The space had been transformed for this two day show. Music playing, evocative art displayed in graceful triptychs, found objects from nature interpenetrating with Carey's creations, explanatory pieces that entered my heart as poetry. The space was lit up with sun. Color and words and patterns and the earth mingled, inseparable from the space. I was not the only one to be moved to tears within minutes of walking in.
This isn't, of course, an art review. Simply an expression of gratitude to have been touched by the art, and by the space in which the art came to its fullest expression. And, to the invitation that the art really was, which is to listen deeply to my own voice, and to give it expression for the sake of something that matters.
Which, of course, as Carey explained, was much more the point than the art itself. She invited us to experience art-making, as distinct from simply experiencing art. My heart full, I visited the smorgasbord of luscious materials on tables on the back porch overlooking the pond. Being a physicist type, I immediately felt daunted by the plethora of possibilities, and my own self-judgment about my lack of skills for producing anything that looked like something. The blessed opportunity to let go was immediately apparent!
Which, of course, as Carey explained, was much more the point that the art-making itself. In a lovely dialogue with her art teacher, Sue Anderson, Carey related how she had showed up at Sue's doorstep seven years earlier, not knowing what a paintbrush was for, and persisted until Sue caved and took her on as a private student. Her description of the teacher/student relationship resonated for me, and sounded much like what the best of coaching can be. Her take (which I'm good at reminding others about!) is that our standards and self-judgments only get in the way, and the process of art-making (or living!) is rendered much easier if we are in a practice of giving it over.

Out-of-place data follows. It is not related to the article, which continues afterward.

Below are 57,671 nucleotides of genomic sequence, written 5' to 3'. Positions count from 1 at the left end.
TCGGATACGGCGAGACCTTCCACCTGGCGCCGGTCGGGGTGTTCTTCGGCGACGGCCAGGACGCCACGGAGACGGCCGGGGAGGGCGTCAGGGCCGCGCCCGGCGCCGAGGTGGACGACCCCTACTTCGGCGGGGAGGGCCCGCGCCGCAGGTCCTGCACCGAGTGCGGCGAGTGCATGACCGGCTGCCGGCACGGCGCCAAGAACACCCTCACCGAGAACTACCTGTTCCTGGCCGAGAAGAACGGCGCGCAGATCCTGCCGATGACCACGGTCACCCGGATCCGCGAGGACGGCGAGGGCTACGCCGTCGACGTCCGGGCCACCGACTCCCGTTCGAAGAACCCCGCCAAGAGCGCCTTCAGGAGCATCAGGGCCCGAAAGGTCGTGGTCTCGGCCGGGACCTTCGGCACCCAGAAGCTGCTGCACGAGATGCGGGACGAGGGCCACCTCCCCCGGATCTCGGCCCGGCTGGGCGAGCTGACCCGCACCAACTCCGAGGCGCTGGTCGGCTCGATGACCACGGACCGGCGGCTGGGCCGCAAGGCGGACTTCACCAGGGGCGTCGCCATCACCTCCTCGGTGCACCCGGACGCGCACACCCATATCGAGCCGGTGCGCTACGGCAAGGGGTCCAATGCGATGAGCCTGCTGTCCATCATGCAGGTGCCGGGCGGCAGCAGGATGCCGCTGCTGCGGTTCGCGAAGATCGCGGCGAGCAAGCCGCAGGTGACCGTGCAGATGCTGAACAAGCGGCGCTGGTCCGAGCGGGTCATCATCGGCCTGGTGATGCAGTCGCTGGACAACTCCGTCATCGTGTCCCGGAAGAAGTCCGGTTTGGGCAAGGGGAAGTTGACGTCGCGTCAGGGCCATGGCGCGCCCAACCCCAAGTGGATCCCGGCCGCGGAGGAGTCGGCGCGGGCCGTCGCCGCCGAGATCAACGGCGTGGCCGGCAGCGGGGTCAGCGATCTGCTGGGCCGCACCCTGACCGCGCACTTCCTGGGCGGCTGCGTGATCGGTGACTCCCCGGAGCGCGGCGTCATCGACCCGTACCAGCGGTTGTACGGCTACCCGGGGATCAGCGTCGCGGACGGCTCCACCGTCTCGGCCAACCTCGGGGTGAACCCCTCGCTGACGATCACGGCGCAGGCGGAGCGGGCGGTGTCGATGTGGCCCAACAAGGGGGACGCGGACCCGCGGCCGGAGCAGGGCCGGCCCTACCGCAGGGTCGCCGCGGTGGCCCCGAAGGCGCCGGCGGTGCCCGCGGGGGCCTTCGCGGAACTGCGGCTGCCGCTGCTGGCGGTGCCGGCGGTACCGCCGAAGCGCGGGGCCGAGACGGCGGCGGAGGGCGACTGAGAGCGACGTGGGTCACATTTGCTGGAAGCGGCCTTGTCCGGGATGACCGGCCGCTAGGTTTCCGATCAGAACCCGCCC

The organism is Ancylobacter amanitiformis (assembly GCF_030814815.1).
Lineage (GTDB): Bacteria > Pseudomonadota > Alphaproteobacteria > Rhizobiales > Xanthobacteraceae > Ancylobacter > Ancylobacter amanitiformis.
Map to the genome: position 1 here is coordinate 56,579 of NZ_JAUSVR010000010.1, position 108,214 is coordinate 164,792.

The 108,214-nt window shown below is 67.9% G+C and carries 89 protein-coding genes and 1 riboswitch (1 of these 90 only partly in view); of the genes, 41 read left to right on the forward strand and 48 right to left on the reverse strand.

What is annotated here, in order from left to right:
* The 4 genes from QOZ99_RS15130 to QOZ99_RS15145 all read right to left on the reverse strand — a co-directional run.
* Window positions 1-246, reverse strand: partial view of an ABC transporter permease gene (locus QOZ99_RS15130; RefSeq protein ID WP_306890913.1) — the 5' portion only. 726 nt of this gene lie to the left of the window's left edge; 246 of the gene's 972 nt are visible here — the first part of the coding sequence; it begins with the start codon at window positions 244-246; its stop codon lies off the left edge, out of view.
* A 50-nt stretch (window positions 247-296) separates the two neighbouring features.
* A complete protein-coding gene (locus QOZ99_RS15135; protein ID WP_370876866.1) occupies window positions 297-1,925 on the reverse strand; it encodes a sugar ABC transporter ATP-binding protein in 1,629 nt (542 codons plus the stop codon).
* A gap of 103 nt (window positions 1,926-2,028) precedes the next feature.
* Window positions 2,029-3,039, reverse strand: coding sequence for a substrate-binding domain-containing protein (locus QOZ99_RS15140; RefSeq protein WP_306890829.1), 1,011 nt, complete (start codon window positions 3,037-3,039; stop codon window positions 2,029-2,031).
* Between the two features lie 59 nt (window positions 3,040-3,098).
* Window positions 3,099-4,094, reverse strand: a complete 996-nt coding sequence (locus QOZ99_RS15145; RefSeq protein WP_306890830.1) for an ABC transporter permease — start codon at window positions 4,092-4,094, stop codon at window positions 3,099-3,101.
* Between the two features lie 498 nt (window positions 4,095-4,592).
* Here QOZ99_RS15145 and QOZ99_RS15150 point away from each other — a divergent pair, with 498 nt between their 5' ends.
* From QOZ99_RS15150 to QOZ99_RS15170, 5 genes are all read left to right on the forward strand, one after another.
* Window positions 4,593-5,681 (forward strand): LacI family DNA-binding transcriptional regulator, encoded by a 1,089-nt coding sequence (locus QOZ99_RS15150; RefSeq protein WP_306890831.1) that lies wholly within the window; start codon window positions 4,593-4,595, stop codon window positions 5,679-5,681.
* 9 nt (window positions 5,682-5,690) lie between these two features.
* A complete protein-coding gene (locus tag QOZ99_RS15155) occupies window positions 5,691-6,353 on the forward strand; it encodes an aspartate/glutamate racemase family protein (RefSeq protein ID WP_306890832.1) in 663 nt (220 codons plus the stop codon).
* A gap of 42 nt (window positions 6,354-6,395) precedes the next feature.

So, tentatively, I picked up a birch stick, and twirled it back and forth. Nothing. No ideas. Nada.
Feeling silly, I picked up a few feathers. I thought, well, maybe I can lash the feathers onto the stick. Some blue yarn did the trick. Looked silly, but it was a start.
I jammed a small conch shell down on the end. Some dried weeds looked like fun, as did purple yarn, and they were quickly appended to the stick. Some seaweedy looking stuff might work to lash as well as the yarn, and added its own organic texture. Yucca husk, lashed to the base, cradled the bottom, and the seaweedy stuff made it a little nest-like. Etc., etc. You get the idea.
I quickly became swept away in the process; the materials took over and led the way. In fifteen minutes I had, with little or no attachment to the results, created something that was interesting and fun. Maybe even attractive, although that had become secondary. After this experience of surrender, my seeing, my feeling, my listening, my aliveness were more acute. I felt move alive.
Even the strawberries were delicious!
Isn't this what we're called to do? Surrender what we think we know, again and again? Follow our subtle hunches, without knowing where the will lead? Turn ourselves over to love? Say Yes! to what calls us?
And, might art be a place to practice this?
Thank you, Carey Smith.